Letter from Steve McCormick
Progress through failure
June 27, 2011
In the for-profit world it’s often said that some of the greatest advances come from “failures” – undertakings that didn’t produce the intended results, but yielded insights that nonetheless enabled progress, and even led to breakthrough innovation. As our founder, Gordon Moore, has said:
"With engineering, I view this year's failure as next year's opportunity to try it again. Failures are not something to be avoided. You want to have them happen as quickly as you can so you can make progress rapidly."
Failure in the not-for-profit world is rarely acknowledged. Understandably, organizations extol their work in terms like “bold,” “innovative,” and “cutting edge.” After all, they want to entice donors with the assurance that contributions will produce positive results. These terms suggest comfort with risk-taking -- and, therefore, with the real possibility of failure –and yet few non-profits freely and openly share stories about things that didn’t go as intended.
Donors can exacerbate this aversion to failure, or at least to admitting it, by tying grants to tightly defined outcomes and creating a sense of a contractual relationship: we give you the money, you produce the results. And yet foundations also often assert their own commitment to the lofty ideals of “breakthrough” and “transformational” change. That change certainly won’t be attained without experimentation, well-conceived but unsuccessful tries, and even the risk of complete failure.
Bringing about meaningful change on significant problems will require NGOs and donors making judgments based on the best – but less than perfect -- evidence available, then learning and adapting rapidly and openly. What doesn’t work isn’t necessarily an outright and unacceptable “failure,” but instead an opportunity to learn and adjust.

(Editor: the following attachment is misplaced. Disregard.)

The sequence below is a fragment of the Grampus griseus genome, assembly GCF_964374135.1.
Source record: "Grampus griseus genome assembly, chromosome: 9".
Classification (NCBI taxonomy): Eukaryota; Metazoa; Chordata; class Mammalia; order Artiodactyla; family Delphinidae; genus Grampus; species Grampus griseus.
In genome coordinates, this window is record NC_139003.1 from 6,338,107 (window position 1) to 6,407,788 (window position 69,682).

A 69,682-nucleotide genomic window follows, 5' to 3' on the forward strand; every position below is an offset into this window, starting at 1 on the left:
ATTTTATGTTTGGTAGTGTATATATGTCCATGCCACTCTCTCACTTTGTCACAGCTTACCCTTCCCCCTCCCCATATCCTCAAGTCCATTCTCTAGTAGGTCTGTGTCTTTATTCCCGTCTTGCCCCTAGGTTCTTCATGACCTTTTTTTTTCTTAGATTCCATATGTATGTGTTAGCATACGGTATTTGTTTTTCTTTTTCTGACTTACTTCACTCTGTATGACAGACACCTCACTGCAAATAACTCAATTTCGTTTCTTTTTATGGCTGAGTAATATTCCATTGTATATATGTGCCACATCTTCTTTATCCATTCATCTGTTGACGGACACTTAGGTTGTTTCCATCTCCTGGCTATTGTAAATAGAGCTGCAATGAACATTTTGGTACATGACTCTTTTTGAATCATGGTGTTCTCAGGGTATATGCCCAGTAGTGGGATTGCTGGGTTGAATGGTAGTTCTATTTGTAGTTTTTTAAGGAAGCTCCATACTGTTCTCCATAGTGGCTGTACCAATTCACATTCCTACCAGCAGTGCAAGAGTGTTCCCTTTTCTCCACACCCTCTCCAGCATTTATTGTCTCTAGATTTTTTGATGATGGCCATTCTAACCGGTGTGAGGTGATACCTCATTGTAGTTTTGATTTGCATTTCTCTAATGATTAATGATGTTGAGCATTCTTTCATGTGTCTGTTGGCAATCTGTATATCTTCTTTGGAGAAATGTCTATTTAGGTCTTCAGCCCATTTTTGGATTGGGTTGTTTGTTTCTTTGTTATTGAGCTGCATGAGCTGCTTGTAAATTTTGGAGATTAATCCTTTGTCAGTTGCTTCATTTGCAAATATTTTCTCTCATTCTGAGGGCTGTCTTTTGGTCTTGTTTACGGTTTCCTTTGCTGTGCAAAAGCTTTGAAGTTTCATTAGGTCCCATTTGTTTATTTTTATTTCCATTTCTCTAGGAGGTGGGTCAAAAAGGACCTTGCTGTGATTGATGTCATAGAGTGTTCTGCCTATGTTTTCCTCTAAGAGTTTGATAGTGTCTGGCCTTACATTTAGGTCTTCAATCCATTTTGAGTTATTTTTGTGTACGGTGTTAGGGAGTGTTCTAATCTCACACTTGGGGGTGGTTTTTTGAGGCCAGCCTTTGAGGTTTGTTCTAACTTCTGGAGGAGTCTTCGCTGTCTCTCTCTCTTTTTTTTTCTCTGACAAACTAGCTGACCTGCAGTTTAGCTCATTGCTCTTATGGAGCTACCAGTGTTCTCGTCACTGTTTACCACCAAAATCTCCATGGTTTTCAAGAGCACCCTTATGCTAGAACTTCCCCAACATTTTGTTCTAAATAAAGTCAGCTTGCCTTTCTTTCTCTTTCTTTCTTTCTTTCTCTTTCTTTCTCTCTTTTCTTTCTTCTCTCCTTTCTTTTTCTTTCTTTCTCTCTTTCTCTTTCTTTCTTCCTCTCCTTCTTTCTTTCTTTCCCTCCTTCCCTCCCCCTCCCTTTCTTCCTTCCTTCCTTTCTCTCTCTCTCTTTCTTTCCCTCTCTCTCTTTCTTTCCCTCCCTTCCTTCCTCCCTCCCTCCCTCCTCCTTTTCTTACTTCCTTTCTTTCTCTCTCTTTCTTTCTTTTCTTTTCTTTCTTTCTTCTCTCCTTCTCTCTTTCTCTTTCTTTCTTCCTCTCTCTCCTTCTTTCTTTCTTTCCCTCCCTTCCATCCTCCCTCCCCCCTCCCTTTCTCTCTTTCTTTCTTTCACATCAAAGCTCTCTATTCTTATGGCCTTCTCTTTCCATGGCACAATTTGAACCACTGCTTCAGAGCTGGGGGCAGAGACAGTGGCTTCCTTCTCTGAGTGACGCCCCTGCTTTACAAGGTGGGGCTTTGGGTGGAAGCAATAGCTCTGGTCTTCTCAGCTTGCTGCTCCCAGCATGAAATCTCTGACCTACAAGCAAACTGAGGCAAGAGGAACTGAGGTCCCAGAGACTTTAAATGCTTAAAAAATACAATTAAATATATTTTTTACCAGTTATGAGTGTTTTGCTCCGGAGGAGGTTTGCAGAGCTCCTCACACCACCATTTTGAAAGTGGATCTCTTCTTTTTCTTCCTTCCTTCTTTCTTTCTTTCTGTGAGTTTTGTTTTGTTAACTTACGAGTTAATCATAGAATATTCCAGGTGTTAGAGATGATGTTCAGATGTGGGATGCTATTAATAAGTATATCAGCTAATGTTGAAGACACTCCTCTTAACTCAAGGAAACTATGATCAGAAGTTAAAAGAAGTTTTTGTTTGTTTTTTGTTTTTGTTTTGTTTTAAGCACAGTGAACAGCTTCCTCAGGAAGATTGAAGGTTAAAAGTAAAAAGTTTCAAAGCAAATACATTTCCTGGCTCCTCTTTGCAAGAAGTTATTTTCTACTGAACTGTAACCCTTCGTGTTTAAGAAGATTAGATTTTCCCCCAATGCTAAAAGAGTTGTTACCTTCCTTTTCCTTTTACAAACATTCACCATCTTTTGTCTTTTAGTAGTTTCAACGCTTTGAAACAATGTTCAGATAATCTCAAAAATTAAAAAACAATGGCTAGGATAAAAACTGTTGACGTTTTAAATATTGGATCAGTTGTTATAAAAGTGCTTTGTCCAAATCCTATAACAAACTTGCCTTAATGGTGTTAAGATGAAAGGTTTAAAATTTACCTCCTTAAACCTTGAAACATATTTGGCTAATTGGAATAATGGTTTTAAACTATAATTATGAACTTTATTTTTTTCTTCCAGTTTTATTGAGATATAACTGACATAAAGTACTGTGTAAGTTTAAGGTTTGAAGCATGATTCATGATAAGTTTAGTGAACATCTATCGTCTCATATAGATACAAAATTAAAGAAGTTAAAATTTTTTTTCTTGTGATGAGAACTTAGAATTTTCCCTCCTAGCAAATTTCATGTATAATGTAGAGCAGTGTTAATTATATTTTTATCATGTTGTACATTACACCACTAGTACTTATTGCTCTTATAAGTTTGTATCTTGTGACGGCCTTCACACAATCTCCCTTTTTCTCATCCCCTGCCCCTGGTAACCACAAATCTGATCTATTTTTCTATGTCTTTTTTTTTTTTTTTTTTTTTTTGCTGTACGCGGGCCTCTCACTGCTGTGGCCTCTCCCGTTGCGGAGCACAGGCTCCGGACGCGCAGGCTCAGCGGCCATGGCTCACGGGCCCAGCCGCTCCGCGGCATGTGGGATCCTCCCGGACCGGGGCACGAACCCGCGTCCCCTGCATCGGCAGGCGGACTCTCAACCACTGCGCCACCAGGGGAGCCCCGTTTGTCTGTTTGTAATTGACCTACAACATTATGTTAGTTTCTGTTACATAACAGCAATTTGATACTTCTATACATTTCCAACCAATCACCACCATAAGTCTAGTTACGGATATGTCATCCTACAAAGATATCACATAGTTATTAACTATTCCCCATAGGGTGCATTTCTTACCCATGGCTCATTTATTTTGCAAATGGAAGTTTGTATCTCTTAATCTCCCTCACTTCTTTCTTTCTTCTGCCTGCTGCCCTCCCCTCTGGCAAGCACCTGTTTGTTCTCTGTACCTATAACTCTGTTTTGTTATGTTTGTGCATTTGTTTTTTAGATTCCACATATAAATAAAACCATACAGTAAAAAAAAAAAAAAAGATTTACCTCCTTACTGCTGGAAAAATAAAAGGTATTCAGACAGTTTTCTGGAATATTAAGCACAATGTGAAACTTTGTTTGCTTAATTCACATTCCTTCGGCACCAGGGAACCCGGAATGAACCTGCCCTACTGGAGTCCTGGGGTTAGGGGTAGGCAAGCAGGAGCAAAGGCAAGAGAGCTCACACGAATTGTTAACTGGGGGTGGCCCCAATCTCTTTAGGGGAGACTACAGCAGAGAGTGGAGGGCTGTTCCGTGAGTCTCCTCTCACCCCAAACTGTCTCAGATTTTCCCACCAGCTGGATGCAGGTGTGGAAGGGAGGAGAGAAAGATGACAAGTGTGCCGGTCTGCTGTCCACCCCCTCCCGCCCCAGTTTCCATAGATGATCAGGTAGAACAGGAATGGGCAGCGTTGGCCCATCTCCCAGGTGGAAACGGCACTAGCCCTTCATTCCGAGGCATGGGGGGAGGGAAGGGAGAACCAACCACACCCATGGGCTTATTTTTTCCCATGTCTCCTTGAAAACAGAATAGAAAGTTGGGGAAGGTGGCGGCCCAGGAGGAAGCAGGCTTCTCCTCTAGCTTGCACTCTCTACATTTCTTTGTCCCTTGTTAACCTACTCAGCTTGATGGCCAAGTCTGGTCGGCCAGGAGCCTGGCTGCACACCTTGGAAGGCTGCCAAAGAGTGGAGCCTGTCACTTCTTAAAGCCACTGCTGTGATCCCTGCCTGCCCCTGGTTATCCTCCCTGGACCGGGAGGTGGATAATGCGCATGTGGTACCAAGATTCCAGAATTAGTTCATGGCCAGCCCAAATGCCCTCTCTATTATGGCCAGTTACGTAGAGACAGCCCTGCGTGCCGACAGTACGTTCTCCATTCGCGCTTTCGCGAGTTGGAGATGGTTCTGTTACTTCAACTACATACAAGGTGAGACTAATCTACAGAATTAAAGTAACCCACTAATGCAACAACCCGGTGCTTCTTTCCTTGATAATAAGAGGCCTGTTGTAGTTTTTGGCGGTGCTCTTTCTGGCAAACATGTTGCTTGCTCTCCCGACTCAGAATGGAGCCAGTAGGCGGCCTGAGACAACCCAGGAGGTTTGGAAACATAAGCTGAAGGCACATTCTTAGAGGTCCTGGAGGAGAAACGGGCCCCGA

Such a mindset doesn’t mean forgoing rigorous planning and performance assessment. In fact, it requires a more nuanced and sophisticated approach to planning, monitoring, learning, and adapting. As Fulton, Kasper, and Kibbe observe in their thought-provoking paper What’s Next for Philanthropy: “the wisest leaders have to learn to reckon with ‘creative tensions’ which in philanthropy means, among other things:
- Insisting on rigor and evidence and taking risks despite uncertainty
- Adopting strategies that maintain some top-down direction and letting go enough to unleash bottom-up energy
- Looking for solutions that combine great analysis and unbridled creativity”
With governments and public institutions around the world struggling with severe funding constraints, the not-for-profit sector is in a position to have unprecedented influence in tackling complex and inordinately challenging, but tractable, social problems. To effect major change will require a combination of unbridled aspiration and creativity, a relentless commitment to execution and a disciplined will to monitor, learn, and improve. That’s what we hope to support among our grantees, and to strive to do ourselves.
Steven J. McCormick
President, Gordon and Betty Moore Foundation